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Minneapolis PR Upstart Joins Web-Browser War


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#1 KoanYorel

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Posted 20 November 2004 - 01:30 AM

The New York Times ad for Firefox has become a cause celebre sight unseen. It's part pat-on-the-back souvenir for Firefox fans, part anti-Microsoft clarion call and part reality check for average PC users who think Internet Explorer is the only Windows browser worth considering.(By Julio Ojeda-Zapata Saint Paul Pioneer Press 11/19/04 5:00 AM PT) A small public-relations agency in downtown Minneapolis' Warehouse District has become a high-profile combatant in the Web-browser war, one that software giant Microsoft surely thought it had won years ago. Think again, said Rob Davis of Haberman & Associates. The firm recently joined a grassroots effort aimed at making the upstart Firefox browser a plausible alternative to Microsoft's market-dominant but problem-plagued Internet Explorer. Publicity Stunt The new Firefox browser has become something of a hit in the high-tech world even though it commands barely a sliver -- if an apparently growing one -- of the browser market. That may be partly because of Davis. He cooked up one of the Firefox campaign's most prominent publicity stunts to date: a full-page New York Times advertisement, due to appear soon, which incorporates the names of 10,000 Firefox users who helped pay for the ad with US$10 or $30 contributions totaling about $250,000.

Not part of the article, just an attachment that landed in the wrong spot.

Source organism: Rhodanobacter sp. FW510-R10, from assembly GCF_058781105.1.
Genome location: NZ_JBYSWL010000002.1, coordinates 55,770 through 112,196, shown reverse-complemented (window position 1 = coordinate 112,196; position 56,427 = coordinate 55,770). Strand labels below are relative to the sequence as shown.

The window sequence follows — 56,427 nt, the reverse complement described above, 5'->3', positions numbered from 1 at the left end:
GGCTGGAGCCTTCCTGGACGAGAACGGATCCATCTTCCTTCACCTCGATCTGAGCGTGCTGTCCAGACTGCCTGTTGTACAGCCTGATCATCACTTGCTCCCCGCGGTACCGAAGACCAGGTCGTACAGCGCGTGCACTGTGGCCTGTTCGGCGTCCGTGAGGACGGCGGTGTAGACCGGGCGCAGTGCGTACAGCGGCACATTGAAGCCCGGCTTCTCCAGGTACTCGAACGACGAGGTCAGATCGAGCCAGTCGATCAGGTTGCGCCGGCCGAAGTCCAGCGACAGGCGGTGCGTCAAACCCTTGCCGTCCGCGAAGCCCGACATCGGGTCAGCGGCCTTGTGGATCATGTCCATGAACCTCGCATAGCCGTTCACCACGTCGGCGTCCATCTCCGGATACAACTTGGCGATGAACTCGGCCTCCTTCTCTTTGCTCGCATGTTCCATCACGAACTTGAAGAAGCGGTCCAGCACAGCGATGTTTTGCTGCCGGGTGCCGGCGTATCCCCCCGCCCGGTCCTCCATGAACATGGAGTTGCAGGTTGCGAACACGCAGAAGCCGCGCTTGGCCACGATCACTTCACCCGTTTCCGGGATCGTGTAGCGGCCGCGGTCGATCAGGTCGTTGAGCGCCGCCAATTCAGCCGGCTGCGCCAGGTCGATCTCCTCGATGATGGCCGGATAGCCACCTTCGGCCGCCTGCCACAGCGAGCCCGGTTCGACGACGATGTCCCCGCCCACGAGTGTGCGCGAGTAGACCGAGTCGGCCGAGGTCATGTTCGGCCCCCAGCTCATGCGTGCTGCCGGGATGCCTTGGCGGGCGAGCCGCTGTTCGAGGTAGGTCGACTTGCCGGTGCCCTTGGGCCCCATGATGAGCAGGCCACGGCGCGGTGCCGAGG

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#2 jgweed

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Posted 20 November 2004 - 10:43 AM

I wonder if 10,000 (NON-employees of MS) people would pay 30 bucks each for a counter-ad FOR Internet Explorer? The best that can be said for IE is that keeping it updated and patched keeps one from being bored.
John
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#3 KoanYorel

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Posted 22 November 2004 - 04:40 PM

Updating

Firefox lights up Web browser world by Joris Evers

NOVEMBER 22, 2004 (IDG NEWS SERVICE) - Firefox 1.0 appears to have sparked new activity in the Web browser market.

The release of the open-source Web browser by the Mozilla Foundation earlier this month prompted Microsoft Corp. to break its silence about Internet Explorer.

...Microsoft has no plans to release a new version of Internet Explorer until the next version of Windows, code-named Longhorn, which is due out in 2006...

... AOL's browser unit, Netscape Communications, is preparing to preview a new browser based on Firefox. "It is based on Firefox but will be Firefox Plus. It has got improvements beyond Firefox," AOL spokesman Andrew Weinstein said.

The preview, a so-called alpha release, is due Nov. 30.


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